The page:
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Running Mac OS X Tiger by James Duncan Davidson, Jason Deraleau

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Disk Utility

The primary tool for working with disks and filesystems is the Disk Utility (found in /Applications/Utilities), shown in Figure 9-5. The Disk Utility can be used to configure, format, eject, and partition disks of all kinds. On the left side of Disk Utility’s interface is a list of the disks attached to your machine and the volumes that exist on those disks. Additionally, if you have any disk images mounted, a list of the most recently accessed files appears at the bottom of the left column. On the right side of the interface is a set of panels that give you access to the actions that you can accomplish with a drive. At the bottom of the window is a status display that gives you all sorts of information about the disk or volume you have selected.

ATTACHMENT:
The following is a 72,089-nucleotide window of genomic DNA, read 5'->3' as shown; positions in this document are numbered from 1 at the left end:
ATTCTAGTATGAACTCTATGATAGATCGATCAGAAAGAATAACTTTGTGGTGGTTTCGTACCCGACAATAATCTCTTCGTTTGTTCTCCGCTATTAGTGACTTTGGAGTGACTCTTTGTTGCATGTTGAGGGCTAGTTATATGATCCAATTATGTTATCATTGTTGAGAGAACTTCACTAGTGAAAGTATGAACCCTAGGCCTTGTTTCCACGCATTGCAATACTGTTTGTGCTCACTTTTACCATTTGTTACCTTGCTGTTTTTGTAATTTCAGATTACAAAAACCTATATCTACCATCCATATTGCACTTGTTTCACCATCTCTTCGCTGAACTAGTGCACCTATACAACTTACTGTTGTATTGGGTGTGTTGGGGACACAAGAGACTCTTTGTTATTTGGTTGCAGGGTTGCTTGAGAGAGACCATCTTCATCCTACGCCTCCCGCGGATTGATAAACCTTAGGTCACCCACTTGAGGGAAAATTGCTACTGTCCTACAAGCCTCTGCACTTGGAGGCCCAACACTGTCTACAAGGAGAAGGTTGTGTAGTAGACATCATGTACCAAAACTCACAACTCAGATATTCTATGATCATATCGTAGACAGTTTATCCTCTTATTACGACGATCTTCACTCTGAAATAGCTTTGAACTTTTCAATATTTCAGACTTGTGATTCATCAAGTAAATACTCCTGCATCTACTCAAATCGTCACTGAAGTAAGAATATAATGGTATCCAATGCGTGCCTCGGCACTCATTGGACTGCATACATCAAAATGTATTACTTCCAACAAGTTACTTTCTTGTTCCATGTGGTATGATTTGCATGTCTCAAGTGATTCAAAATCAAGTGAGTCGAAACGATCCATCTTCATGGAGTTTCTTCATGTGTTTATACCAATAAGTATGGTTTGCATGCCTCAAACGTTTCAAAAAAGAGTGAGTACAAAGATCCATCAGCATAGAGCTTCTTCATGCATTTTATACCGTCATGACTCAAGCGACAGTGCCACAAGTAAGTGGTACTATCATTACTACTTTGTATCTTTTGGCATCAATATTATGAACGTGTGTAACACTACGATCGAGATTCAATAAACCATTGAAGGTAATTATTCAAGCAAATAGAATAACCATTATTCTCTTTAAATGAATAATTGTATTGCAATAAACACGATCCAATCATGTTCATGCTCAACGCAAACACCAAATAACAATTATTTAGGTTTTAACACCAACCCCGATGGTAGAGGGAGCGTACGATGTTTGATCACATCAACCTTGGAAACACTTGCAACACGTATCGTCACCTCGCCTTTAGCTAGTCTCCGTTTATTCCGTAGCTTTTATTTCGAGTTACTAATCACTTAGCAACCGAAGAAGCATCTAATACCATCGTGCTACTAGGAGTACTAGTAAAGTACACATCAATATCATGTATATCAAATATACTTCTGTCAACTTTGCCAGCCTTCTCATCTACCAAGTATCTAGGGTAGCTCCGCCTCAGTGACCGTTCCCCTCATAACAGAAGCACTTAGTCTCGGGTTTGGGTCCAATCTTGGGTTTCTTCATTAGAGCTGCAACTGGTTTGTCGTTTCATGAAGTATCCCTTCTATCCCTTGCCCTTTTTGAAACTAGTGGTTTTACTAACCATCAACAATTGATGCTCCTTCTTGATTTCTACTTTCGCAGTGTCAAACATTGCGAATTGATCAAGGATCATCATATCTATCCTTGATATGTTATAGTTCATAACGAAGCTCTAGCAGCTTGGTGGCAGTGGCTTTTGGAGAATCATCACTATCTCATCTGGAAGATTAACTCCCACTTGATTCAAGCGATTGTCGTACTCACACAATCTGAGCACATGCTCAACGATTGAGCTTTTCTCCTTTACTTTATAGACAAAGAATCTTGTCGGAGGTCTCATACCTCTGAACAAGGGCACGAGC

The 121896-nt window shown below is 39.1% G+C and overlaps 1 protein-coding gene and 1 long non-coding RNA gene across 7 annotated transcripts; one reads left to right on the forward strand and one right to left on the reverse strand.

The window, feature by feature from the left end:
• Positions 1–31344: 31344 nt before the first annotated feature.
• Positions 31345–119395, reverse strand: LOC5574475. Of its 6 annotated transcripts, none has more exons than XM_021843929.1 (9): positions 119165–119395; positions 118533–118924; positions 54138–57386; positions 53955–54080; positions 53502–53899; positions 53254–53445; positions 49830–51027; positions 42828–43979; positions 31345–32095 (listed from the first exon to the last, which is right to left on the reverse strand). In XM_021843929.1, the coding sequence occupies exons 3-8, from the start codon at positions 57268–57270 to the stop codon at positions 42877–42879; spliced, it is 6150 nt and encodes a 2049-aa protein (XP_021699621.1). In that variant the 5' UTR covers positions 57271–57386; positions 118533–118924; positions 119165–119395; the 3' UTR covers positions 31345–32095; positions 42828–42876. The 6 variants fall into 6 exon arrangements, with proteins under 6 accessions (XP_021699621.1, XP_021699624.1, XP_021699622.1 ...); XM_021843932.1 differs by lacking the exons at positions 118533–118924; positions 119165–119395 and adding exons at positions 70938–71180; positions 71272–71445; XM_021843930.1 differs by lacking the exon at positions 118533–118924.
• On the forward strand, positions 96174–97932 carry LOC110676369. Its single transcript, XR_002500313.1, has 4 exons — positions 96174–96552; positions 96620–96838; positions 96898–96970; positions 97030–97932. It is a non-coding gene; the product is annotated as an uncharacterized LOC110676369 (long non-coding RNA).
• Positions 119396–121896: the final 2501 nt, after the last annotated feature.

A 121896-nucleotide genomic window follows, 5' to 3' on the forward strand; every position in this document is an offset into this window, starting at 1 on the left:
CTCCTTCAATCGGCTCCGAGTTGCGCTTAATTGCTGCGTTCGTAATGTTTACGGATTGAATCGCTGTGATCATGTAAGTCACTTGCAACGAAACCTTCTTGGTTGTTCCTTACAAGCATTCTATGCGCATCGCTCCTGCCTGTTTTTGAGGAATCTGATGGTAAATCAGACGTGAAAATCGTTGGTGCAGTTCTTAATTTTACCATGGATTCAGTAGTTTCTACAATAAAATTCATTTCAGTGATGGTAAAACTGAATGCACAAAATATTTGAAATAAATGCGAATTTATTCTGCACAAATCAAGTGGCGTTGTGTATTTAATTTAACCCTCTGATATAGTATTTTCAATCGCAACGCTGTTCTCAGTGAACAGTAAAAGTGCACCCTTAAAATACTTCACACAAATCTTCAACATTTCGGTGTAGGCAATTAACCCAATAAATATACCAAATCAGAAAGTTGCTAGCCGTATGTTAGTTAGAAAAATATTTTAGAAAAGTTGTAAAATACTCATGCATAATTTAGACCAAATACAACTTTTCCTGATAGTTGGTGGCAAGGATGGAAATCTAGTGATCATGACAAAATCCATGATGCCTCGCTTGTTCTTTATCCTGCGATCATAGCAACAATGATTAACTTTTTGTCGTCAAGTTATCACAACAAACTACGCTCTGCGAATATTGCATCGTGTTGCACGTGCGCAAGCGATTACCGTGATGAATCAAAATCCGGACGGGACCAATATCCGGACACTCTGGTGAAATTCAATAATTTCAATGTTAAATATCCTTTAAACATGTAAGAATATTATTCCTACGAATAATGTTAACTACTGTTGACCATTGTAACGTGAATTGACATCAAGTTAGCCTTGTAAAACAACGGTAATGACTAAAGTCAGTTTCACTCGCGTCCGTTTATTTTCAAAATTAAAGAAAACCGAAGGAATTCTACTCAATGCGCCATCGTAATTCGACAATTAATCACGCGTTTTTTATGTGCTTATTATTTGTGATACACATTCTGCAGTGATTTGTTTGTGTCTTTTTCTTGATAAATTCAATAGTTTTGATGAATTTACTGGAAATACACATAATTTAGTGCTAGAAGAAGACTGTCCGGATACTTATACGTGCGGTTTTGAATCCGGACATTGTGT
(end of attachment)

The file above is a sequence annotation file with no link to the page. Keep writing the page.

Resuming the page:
Disk Utility

Figure 9-5. Disk Utility

Some of the tasks you can perform with Disk Utility are:

  • Mount and eject disks, including hard drives, CDs, and disk images.

  • Get the type, format, capacity, and room available for any disk attached to your computer.

  • Check and repair disks (other than the boot disk).

  • Check and repair disk permissions.

  • Erase a disk, including erasure by writing random data to a disk.

  • Partition a disk into multiple volumes that subdivide the drive into multiple logical disks.

  • Create and work with disk images.

  • Restore the contents of a disk image to a disk.

  • Set up a Redundant Array of Independent Disks (RAID).

A command-line interface ...

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